Monday, October 5, 2009

Monday morning

US Stocks are looking to open about 1/3 of a percent higher based on premarket trading. Two straight weeks of declines may have exhausted some selling. Financials are higher, after Goldman Sachs raised their rating on the domestic large cap bank sector.

Bank of America (BAC) +2%
Wells Fargo (WFC) +4%
Citigroup (C) +1.3%
JP Morgan (JPM) +1.7%
Goldman Sachs (GS) +.7%

WSJ agrees with me - Cash For Clunkers was one of the worst ideas in history.

Hey it happens. Thanks to LBO-related debt, Simmons is headed into bankruptcy.
Simmons says it will soon file for bankruptcy protection, as part of an agreement by its current owners to sell the company — the seventh time it has been sold in a little more than two decades

Late-night hustler Cash4Gold is doing well swiping grannies' gold for pennies on the dollar
Despite growing competition and complaints that it pays pennies on the dollar, the late-night marketer reportedly made $30 million in profit on $90 million of revenue in 2008, its second year of operations. Sales are supposed to hit $160 million this year. Cash4Gold urges people to send in their gold pieces in exchange for a check. If customers don't like the amount, they can send the check back to the company within 12 days for a full return. Critics say the company and those like it prey on consumers because they are basically buyers of scrap metal, paying "melt value" for baubles, which means sellers may fetch a higher price from pawn shops and jewelry stores. In fact, consumers have lodged hundreds of complaints accusing it of making low-ball offers.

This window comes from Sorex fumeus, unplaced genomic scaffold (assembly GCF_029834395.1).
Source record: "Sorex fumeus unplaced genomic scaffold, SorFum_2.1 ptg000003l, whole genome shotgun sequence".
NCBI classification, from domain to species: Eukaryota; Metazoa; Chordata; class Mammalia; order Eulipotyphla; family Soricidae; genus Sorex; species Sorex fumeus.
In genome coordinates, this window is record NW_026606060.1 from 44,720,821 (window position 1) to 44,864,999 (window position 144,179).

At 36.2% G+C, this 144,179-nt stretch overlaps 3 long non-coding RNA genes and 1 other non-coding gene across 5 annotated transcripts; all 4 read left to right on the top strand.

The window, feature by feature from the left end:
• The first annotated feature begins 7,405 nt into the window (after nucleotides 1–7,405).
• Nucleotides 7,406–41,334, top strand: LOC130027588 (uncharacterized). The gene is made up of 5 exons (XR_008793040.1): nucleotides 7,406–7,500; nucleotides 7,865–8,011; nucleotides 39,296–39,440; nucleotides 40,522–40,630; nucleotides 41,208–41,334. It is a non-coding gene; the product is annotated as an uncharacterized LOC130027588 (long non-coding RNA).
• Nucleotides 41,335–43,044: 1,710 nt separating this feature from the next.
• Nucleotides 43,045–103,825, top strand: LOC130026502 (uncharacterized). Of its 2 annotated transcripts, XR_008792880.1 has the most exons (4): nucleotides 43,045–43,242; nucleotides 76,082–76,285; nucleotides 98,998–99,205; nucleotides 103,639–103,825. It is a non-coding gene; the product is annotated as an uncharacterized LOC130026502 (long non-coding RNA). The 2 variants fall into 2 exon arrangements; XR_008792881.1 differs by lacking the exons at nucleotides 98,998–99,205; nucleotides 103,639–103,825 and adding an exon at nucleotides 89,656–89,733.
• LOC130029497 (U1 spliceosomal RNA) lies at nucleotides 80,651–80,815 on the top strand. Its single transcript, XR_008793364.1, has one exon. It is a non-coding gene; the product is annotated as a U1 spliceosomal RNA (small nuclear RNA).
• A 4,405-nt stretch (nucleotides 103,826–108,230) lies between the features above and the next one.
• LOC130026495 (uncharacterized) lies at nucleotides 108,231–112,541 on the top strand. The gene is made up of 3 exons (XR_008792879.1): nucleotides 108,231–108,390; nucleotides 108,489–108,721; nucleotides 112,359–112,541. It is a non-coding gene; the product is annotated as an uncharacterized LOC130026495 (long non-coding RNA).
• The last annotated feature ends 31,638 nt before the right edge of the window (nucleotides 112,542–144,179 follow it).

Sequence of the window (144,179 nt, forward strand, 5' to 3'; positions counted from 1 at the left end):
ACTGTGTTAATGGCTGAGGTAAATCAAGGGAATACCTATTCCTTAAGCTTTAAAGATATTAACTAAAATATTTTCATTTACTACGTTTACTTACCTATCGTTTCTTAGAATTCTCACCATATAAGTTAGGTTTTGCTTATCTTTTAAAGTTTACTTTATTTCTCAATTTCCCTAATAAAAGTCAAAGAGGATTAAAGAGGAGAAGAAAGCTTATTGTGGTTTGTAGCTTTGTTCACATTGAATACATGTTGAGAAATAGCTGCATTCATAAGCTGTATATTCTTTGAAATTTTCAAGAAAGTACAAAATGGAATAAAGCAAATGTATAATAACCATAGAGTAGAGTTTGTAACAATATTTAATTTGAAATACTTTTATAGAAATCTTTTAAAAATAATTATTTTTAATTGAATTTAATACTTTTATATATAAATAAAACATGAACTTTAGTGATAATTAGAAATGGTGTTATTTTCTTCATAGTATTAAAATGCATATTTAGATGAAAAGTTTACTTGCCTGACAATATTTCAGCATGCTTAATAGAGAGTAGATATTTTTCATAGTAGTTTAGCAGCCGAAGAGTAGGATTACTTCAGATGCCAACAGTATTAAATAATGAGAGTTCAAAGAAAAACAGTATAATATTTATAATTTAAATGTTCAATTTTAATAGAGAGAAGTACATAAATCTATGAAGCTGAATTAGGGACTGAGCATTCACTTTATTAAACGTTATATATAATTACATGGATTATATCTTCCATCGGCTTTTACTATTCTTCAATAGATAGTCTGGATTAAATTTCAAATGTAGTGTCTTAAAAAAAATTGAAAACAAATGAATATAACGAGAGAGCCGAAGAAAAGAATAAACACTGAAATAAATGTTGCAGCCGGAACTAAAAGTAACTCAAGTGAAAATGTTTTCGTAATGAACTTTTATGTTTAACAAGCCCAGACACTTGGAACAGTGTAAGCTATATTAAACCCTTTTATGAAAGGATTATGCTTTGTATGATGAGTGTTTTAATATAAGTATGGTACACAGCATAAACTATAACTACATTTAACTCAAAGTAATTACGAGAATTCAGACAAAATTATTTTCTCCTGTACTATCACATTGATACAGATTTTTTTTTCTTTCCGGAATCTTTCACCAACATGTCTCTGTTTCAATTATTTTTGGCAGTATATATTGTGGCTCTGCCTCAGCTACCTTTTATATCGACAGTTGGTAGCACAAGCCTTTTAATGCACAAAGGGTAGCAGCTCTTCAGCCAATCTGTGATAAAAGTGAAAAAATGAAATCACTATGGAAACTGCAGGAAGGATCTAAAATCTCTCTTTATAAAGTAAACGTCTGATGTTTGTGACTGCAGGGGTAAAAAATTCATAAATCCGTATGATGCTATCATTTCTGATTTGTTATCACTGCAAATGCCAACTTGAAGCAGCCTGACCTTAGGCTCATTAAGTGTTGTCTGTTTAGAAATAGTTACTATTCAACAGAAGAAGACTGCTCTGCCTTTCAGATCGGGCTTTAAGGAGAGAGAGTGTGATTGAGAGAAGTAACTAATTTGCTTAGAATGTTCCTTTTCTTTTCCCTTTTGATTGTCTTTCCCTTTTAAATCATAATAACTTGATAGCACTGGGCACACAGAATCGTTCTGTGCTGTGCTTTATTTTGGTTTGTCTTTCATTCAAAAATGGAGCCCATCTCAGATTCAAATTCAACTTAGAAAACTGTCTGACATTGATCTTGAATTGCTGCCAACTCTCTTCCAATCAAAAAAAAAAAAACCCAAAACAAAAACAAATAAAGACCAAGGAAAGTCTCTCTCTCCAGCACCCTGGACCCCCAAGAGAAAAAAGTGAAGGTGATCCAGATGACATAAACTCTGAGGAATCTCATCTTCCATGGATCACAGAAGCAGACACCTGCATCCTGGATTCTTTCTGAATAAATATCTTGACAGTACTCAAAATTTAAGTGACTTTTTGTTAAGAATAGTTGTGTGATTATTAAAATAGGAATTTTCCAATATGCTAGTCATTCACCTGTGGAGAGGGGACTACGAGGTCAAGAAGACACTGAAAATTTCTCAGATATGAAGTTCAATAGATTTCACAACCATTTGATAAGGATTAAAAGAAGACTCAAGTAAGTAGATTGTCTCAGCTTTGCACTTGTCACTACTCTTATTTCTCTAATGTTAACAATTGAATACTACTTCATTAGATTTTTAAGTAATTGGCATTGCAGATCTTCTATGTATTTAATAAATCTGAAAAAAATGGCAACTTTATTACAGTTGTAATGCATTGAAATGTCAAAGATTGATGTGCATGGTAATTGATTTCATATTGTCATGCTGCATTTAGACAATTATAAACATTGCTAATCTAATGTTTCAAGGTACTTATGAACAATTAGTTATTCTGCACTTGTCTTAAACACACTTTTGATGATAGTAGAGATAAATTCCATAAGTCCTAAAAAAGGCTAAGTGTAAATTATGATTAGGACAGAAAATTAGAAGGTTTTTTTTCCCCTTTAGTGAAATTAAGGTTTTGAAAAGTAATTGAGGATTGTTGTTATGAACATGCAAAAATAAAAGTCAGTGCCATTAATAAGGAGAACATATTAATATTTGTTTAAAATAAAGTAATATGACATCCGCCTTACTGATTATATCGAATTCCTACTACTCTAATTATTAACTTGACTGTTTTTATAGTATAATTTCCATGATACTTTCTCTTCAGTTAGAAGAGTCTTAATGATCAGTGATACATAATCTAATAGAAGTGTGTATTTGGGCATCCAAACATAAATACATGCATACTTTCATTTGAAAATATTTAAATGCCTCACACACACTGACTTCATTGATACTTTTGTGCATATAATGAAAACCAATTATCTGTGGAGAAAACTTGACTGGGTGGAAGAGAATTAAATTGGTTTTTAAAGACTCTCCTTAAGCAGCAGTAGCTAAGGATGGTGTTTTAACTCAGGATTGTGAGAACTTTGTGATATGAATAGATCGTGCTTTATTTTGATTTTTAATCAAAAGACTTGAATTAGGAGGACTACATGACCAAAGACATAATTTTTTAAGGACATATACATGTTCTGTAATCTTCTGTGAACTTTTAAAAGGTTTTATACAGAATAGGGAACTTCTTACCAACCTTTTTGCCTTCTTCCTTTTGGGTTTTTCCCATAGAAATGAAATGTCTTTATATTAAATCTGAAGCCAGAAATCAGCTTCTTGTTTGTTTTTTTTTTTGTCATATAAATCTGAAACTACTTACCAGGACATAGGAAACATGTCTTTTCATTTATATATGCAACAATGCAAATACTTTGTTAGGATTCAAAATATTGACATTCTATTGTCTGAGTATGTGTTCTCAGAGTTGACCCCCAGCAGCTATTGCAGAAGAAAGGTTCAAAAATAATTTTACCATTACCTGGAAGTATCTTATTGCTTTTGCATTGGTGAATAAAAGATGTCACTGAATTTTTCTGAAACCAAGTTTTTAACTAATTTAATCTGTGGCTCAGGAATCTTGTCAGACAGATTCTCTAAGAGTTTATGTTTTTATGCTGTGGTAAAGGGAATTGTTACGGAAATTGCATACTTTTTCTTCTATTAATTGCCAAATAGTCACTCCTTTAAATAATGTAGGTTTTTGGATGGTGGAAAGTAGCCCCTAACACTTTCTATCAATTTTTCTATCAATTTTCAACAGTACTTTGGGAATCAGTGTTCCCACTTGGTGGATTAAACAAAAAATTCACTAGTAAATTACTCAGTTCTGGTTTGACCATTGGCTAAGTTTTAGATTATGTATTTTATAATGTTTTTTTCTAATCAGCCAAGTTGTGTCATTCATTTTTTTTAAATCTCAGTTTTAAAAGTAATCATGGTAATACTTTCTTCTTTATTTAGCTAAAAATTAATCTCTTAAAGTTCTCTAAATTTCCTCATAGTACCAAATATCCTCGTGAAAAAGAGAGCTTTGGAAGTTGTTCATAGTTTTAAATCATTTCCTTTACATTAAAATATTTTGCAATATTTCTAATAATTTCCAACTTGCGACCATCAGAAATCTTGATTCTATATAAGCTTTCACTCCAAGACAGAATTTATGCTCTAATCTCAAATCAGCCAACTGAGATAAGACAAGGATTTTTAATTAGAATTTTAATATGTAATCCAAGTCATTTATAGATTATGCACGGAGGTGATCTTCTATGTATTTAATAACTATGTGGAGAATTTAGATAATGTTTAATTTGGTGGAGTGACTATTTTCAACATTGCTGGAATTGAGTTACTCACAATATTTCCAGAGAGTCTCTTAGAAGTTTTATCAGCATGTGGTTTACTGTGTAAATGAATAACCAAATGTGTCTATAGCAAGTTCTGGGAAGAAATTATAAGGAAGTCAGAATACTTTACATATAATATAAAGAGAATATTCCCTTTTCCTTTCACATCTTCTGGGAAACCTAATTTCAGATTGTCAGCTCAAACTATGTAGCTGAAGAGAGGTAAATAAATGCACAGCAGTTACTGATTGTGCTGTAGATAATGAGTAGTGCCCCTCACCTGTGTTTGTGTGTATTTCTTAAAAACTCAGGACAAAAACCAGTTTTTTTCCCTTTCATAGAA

Grumblings over another bankruptcy-mired firm paying $66million in bonuses.
Under questioning, Chandler Bigelow III, the chief financial officer, said the bonuses would help “incentivize our key managers to battle all of the intense challenges that unfortunately our local media businesses are facing,” according to The Associated Press.

Is the bond market's resurgence a good sign going forward, or has it come too far too fast?
Some see this as good news, a sign that credit markets are humming along after their near-collapse last year. Others believe Wall Street’s next big bubble is now inflating as investors chase down returns, and they warn that the big spike in bond prices could roll backward if the economy stumbles and investors again run for safer ground. “I don’t quite see the fundamentals of how this works,” said Thomas H. Atteberry, of First Pacific Advisors. “If I don’t think I have a sustainable economic recovery, how do I justify these prices? How do I justify these yields? You go, wait a second.”

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